When you get the chance to move back home, and it just happens to coincide with a smashing business opportunity, you take it, right? Jared Scheeler did.
Scheeler, convenience-store entrepreneur and managing director of The Hub Convenience Stores, Dickinson, N.D., gave CSP a glimpse of the plans behind his new c-store venture. Scheduled for its grand opening in October, The Hub promises to be a destination food stop for the booming fracking town it will call home.
CSP: When was your “a-ha” moment—the moment you had the idea to move to the Dakotas and start a c-store chain?
Jared Scheeler: I spent 15 years working for a chain in the Twin Cities (Minneapolis and St. Paul, Minn.) called Bobby & Steve’s Auto World, which is a convenience retailer that specializes in automotive repair. I began there as a freshman in college, shortly after the company started, and I was fortunate enough to have a big role in the growth and development of that company. I learned an immense amount about business leadership from the company founders while mostly being self-taught on the intricacies of convenience retailing.
I hold Bobby & Steve’s Auto World in the highest esteem and many of my closest friends come from that company. That being said, I have strong entrepreneurial DNA, and over time I figured that my penchant for growth, continuous improvement and being an elite retailer could best be realized if I branched out on my own.
What was the motivation behind that “a-ha” moment?
There were many factors that supported a move from trendy Minneapolis to sparsely populated North Dakota. First and foremost, with my children getting older, having a close connection with our extended family became very important. My wife, DeAnn, and I grew up in Dickinson and have many close relatives still living there. Finally—and I’d be remiss for not mentioning—the unique business opportunities in the thriving Bakken Oil Play of western North Dakota. Believe it or not, North Dakota is a happening place right now.
What’s the competitive landscape like there?
The convenience retailers in the area are well established, mostly independently owned, and fuel branded by a major oil company or refiner. There are some highly respected chains in the area such as Kum & Go and Holiday Stationstores. But moreover, regardless of store size and offerings, this region is extremely loyal. All of the strong community relationships that have been built over the past few decades by the existing businesses will be very challenging to overcome. Developing that community relationship takes time, though it’s something that I’m fully committed to in both words and action.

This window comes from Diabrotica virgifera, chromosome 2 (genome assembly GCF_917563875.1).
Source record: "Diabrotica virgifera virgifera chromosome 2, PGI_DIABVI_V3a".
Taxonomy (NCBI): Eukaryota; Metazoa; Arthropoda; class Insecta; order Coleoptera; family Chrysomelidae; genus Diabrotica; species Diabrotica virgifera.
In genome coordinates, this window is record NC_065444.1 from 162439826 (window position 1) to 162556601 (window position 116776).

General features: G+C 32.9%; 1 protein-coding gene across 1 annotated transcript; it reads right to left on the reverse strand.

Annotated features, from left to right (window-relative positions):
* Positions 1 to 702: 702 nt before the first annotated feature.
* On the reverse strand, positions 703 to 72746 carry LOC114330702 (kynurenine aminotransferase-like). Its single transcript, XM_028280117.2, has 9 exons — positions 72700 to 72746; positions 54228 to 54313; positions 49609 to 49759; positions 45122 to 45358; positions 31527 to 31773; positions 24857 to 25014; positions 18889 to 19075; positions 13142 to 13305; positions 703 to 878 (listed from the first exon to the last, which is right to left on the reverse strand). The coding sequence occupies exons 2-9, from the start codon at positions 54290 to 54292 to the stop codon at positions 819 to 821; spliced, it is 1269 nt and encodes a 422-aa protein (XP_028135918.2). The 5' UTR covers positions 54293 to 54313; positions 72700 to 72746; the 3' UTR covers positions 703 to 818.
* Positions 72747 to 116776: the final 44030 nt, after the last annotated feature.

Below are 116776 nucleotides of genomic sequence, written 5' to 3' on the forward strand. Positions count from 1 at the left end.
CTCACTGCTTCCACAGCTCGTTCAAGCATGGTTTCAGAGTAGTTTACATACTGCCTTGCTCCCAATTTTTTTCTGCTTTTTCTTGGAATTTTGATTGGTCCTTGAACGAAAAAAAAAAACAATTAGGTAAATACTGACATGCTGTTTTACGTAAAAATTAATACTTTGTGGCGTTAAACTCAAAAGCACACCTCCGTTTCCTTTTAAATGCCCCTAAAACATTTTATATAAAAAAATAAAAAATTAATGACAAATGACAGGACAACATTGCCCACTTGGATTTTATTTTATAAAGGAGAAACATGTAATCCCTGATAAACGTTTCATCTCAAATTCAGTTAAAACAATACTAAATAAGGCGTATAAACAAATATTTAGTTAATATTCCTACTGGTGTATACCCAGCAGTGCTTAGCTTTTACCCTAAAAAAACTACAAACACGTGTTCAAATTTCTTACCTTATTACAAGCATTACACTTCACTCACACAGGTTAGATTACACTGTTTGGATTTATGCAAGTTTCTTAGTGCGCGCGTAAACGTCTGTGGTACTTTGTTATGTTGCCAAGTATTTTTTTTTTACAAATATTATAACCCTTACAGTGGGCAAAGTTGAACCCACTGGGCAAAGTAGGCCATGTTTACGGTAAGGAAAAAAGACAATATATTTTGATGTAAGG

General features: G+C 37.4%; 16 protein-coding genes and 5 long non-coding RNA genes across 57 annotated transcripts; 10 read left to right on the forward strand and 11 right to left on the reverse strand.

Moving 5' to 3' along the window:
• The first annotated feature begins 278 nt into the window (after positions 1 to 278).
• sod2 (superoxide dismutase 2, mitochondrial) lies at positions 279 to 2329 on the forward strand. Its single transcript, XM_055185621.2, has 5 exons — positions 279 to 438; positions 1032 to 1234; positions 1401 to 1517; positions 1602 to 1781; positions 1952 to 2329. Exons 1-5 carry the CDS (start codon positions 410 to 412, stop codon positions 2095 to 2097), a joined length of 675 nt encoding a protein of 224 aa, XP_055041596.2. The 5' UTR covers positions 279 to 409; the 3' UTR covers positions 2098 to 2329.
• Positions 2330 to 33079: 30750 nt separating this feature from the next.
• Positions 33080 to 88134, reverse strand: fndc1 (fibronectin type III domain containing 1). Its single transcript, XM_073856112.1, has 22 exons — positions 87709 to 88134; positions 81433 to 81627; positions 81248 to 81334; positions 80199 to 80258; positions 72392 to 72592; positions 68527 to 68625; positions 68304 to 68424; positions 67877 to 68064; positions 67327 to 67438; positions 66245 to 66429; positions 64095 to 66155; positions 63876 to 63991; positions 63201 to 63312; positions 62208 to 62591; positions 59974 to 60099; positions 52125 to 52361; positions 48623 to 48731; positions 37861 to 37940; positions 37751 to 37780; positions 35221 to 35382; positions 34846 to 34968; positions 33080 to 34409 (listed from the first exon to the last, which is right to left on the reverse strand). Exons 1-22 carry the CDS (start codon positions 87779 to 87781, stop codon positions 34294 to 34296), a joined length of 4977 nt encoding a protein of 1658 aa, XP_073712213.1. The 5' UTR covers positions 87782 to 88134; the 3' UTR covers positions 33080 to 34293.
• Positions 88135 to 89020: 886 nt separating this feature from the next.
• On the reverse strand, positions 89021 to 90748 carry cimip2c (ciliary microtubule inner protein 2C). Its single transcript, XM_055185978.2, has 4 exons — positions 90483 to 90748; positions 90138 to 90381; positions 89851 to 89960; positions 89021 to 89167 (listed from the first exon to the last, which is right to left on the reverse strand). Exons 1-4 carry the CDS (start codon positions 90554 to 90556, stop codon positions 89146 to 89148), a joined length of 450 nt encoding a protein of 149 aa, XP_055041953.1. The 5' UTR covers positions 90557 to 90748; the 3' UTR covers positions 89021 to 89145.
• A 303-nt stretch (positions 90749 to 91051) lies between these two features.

When you were planning for this store, what did you have in mind for foodservice? I’ve heard the term “feeding the frackers” tossed around. Were they foremost in your mind during planning?
Aside from a strong desire to deliver world-class service, The Hub’s success or failure will be derived from our ability to provide a compelling foodservice offering. This entire region is not accustomed to having quality food in a convenience store. Our intention is to begin to change that culture and expectation in the area. A large part of our client base will be the thousands of oil and gas industry workers in the area. Much of our foodservice program was developed with that core customer in mind. It’s a demographic that loves convenience stores and has a very big average ticket each day.
Though catering to that customer doesn’t fully align with the healthier direction of foodservice in our industry, The Hub will also be offering a wide selection of fresh-made, healthy food options. I believe that Brad Call, the current NACS Chairman, said it best in his speech at last year’s NACS Show: “Your responsibility and my responsibility is to provide healthy choice options. But it’s not our responsibility to tell customers what they should and shouldn’t eat.” We’ll have healthy foods in our stores, but our focus will always remain on what the consumer demands, whatever that may be.
Specifically, our convenience store food program will feature the widest variety of dispensed beverages in the area, including coffee, fountain beverages and tea, frozen beverages, and more. Moreover, we have designed a large prep kitchen to make most food items fresh on site every single day. From fresh bakery to sandwiches and wraps to take home meals, there will be a plethora of food options at The Hub. We’re most excited about some unique food items that we hope to become signature to The Hub.